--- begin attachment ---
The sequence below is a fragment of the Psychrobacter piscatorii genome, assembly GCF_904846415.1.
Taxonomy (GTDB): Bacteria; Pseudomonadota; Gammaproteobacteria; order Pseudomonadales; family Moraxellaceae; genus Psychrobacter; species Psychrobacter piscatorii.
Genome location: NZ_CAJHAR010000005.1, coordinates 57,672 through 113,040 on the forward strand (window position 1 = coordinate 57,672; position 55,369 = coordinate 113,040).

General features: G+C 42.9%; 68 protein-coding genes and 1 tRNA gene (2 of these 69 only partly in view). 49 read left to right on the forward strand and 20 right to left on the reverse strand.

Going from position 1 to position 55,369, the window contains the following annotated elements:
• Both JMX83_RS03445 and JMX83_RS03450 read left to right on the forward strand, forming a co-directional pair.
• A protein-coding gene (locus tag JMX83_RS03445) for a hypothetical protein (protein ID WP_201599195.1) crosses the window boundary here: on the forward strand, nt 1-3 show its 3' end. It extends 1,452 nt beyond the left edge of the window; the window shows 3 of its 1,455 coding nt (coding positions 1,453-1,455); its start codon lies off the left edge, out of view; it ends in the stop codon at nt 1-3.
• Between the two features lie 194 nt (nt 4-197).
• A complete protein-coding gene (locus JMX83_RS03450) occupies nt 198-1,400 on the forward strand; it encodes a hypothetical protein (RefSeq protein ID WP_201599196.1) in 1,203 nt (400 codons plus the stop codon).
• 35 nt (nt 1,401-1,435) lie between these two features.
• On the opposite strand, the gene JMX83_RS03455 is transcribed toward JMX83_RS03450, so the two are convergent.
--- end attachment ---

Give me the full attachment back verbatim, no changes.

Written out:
The sequence below is a fragment of the Psychrobacter piscatorii genome, assembly GCF_904846415.1.
Taxonomy (GTDB): Bacteria; Pseudomonadota; Gammaproteobacteria; order Pseudomonadales; family Moraxellaceae; genus Psychrobacter; species Psychrobacter piscatorii.
Genome location: NZ_CAJHAR010000005.1, coordinates 57,672 through 113,040 on the forward strand (window position 1 = coordinate 57,672; position 55,369 = coordinate 113,040).

General features: G+C 42.9%; 68 protein-coding genes and 1 tRNA gene (2 of these 69 only partly in view). 49 read left to right on the forward strand and 20 right to left on the reverse strand.

Going from position 1 to position 55,369, the window contains the following annotated elements:
• Both JMX83_RS03445 and JMX83_RS03450 read left to right on the forward strand, forming a co-directional pair.
• A protein-coding gene (locus tag JMX83_RS03445) for a hypothetical protein (protein ID WP_201599195.1) crosses the window boundary here: on the forward strand, nt 1-3 show its 3' end. It extends 1,452 nt beyond the left edge of the window; the window shows 3 of its 1,455 coding nt (coding positions 1,453-1,455); its start codon lies off the left edge, out of view; it ends in the stop codon at nt 1-3.
• Between the two features lie 194 nt (nt 4-197).
• A complete protein-coding gene (locus JMX83_RS03450) occupies nt 198-1,400 on the forward strand; it encodes a hypothetical protein (RefSeq protein ID WP_201599196.1) in 1,203 nt (400 codons plus the stop codon).
• 35 nt (nt 1,401-1,435) lie between these two features.
• On the opposite strand, the gene JMX83_RS03455 is transcribed toward JMX83_RS03450, so the two are convergent.